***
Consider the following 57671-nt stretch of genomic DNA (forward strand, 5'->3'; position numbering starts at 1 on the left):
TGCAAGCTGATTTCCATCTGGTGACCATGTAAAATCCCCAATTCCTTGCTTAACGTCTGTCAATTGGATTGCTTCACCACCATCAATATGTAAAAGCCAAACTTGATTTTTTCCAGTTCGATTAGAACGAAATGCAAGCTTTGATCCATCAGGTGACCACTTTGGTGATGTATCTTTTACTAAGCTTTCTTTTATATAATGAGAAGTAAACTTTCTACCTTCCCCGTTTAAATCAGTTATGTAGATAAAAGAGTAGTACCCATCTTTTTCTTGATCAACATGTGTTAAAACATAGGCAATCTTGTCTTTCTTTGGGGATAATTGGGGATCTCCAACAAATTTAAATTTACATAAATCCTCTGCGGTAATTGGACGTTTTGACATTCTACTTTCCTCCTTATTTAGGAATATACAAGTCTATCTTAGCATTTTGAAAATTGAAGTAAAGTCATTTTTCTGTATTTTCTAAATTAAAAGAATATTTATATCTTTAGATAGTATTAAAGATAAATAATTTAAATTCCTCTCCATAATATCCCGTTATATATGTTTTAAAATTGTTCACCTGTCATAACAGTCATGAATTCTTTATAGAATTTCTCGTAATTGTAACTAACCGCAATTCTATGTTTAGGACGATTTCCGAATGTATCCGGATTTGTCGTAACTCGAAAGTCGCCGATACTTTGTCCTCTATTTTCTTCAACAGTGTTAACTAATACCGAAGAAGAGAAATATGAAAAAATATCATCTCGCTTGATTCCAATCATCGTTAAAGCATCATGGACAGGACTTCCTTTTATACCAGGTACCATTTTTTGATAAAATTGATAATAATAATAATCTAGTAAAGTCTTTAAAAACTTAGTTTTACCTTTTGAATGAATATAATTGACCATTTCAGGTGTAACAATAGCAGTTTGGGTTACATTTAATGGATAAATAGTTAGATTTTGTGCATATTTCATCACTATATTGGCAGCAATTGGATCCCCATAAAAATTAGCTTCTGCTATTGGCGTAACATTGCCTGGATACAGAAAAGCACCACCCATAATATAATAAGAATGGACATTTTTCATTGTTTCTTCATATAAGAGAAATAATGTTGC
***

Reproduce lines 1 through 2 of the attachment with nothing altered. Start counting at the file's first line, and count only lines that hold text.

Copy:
Consider the following 57671-nt stretch of genomic DNA (forward strand, 5'->3'; position numbering starts at 1 on the left):
TGCAAGCTGATTTCCATCTGGTGACCATGTAAAATCCCCAATTCCTTGCTTAACGTCTGTCAATTGGATTGCTTCACCACCATCAATATGTAAAAGCCAAACTTGATTTTTTCCAGTTCGATTAGAACGAAATGCAAGCTTTGATCCATCAGGTGACCACTTTGGTGATGTATCTTTTACTAAGCTTTCTTTTATATAATGAGAAGTAAACTTTCTACCTTCCCCGTTTAAATCAGTTATGTAGATAAAAGAGTAGTACCCATCTTTTTCTTGATCAACATGTGTTAAAACATAGGCAATCTTGTCTTTCTTTGGGGATAATTGGGGATCTCCAACAAATTTAAATTTACATAAATCCTCTGCGGTAATTGGACGTTTTGACATTCTACTTTCCTCCTTATTTAGGAATATACAAGTCTATCTTAGCATTTTGAAAATTGAAGTAAAGTCATTTTTCTGTATTTTCTAAATTAAAAGAATATTTATATCTTTAGATAGTATTAAAGATAAATAATTTAAATTCCTCTCCATAATATCCCGTTATATATGTTTTAAAATTGTTCACCTGTCATAACAGTCATGAATTCTTTATAGAATTTCTCGTAATTGTAACTAACCGCAATTCTATGTTTAGGACGATTTCCGAATGTATCCGGATTTGTCGTAACTCGAAAGTCGCCGATACTTTGTCCTCTATTTTCTTCAACAGTGTTAACTAATACCGAAGAAGAGAAATATGAAAAAATATCATCTCGCTTGATTCCAATCATCGTTAAAGCATCATGGACAGGACTTCCTTTTATACCAGGTACCATTTTTTGATAAAATTGATAATAATAATAATCTAGTAAAGTCTTTAAAAACTTAGTTTTACCTTTTGAATGAATATAATTGACCATTTCAGGTGTAACAATAGCAGTTTGGGTTACATTTAATGGATAAATAGTTAGATTTTGTGCATATTTCATCACTATATTGGCAGCAATTGGATCCCCATAAAAATTAGCTTCTGCTATTGGCGTAACATTGCCTGGATACAGAAAAGCACCACCCATAATATAATAAGAATGGACATTTTTCATTGTTTCTTCATATAAGAGAAATAATGTTGC